What about the passengers?

By | Category: Travel tips & opinions

This morning it was announced that British Airways had been fined £183.4 million by the Information Commissioner which equates to about 1.5% of the entire global turnover of the company.

tal fins of British Airways planes

This fine is a punishment resulting from a cyber-attack on BA’s customer database. In that attack, up to 500,000 customer records were hacked with log-in information, travel details, credit card information (though not the three or four digit security code) and name and address being accessed. Despite BA co-operating with the Information Commissioner this huge fine – the largest ever – was issued.

It is so large because this loss of data was under the new rules of GDPR (General Data Protection Regulation) rather than the old Data Protection Act and, if BA doesn’t win an appeal against the sum, will probably provide a benchmark for future fines of transgressors.

But here is my moan.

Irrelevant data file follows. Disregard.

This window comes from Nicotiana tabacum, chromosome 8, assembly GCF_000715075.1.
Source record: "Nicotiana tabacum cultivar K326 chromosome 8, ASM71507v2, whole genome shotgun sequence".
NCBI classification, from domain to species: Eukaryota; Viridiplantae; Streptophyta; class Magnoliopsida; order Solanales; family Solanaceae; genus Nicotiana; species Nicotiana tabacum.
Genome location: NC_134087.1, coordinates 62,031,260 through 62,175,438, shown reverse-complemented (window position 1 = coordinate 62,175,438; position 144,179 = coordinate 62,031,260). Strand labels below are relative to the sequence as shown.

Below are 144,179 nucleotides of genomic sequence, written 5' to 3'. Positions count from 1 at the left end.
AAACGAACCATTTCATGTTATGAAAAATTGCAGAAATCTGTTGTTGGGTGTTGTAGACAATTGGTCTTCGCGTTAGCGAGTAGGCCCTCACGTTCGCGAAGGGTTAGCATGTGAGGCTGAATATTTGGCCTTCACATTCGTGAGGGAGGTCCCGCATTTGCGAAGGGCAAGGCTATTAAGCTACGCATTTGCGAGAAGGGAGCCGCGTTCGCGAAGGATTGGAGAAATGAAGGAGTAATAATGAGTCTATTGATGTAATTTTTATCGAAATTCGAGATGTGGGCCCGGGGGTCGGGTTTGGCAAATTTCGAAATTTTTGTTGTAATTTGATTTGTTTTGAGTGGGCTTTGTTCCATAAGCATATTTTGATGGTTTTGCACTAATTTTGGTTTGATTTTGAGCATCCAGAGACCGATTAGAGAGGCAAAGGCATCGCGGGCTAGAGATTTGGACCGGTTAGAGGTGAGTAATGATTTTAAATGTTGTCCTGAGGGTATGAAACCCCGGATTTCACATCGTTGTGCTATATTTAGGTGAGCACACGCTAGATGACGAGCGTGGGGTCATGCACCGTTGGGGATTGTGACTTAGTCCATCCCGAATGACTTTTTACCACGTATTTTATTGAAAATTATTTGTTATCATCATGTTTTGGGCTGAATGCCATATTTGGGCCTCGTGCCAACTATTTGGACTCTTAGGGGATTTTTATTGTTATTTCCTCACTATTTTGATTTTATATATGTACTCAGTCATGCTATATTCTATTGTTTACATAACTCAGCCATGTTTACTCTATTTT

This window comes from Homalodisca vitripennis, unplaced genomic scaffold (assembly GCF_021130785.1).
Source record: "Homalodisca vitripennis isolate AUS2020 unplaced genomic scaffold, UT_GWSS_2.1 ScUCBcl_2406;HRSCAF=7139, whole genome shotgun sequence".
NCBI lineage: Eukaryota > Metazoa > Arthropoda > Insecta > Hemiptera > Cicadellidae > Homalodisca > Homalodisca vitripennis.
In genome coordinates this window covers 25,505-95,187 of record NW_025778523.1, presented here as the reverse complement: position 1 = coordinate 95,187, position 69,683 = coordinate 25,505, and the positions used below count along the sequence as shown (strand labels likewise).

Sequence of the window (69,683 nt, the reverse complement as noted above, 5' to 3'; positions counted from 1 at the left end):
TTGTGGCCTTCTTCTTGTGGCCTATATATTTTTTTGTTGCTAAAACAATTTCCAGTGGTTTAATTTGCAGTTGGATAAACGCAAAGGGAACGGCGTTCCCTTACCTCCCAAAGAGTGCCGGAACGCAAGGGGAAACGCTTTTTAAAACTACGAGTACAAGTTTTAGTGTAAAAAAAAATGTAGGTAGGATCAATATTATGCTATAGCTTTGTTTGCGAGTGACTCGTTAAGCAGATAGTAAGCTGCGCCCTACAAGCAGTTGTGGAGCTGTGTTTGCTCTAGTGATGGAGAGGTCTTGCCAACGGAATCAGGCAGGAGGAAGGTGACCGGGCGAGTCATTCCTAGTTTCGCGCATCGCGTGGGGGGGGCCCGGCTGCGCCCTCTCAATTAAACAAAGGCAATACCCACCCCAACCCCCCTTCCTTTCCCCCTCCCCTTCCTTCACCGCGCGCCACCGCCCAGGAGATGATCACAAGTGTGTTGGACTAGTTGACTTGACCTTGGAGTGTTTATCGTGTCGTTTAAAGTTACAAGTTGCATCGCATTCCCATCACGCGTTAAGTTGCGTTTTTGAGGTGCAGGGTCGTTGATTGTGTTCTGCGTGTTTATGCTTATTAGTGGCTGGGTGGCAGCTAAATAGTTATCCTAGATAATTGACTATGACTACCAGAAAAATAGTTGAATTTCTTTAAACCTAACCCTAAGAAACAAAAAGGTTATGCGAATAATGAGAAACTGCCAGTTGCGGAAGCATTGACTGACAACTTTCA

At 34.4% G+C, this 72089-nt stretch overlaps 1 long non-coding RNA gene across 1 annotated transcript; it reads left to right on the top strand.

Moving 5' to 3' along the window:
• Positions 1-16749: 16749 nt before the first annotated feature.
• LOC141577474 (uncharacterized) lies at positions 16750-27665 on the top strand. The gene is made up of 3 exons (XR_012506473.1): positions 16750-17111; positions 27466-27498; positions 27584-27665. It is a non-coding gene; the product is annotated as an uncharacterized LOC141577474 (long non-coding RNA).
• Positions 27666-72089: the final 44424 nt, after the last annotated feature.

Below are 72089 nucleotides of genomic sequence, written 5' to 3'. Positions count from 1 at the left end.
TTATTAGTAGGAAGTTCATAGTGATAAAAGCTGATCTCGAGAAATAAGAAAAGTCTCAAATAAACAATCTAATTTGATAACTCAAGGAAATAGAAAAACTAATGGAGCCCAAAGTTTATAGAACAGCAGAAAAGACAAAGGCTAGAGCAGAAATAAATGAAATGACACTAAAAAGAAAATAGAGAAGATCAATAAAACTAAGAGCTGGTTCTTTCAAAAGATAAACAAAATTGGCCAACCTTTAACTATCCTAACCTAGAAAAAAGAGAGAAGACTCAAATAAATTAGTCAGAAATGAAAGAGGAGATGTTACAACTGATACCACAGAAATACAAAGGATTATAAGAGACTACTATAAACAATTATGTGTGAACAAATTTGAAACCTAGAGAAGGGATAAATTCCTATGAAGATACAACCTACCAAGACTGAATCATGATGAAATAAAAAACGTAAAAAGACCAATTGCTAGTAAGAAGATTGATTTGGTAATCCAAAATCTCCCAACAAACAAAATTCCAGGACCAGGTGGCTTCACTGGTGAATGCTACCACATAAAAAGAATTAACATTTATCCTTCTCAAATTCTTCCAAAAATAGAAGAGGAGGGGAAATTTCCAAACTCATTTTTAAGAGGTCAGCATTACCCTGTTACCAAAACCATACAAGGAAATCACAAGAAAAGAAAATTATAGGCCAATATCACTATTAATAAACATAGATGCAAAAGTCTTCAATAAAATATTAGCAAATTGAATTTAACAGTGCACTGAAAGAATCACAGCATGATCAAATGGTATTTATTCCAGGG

What will the 500,000 or whatever the real number is get? They will be compensated by BA for any losses incurred but they won’t get any part of the fine. They are also the ones inconvenienced. They have had to change passwords, possibly cancel credit cards at the same time as wondering whether there will be any problems in the future.   

If it is half-a-million that have been hacked then the fine equates to about £366 per person. As I understand it, the fine will be split between the information commission offices in the EU countries. Since they are government funded then I assume the money goes into the general government pot. The 500,000 completely lose out.

Is this fair or just? I think not.

Travel connected companies are some of the most adroit, technologically, and data is key to their business. We have to give up bank details, travel itineraries (revealing by inference when we are away from home) ages, passport details and other vital pieces of information that can be used by crooks to set up fake accounts. Regardless of what might be said, there are probably few if any sites that cannot be hacked. If individuals are placing confidence and trust in organisations then when the worst happens, they should receive a portion of any fines.

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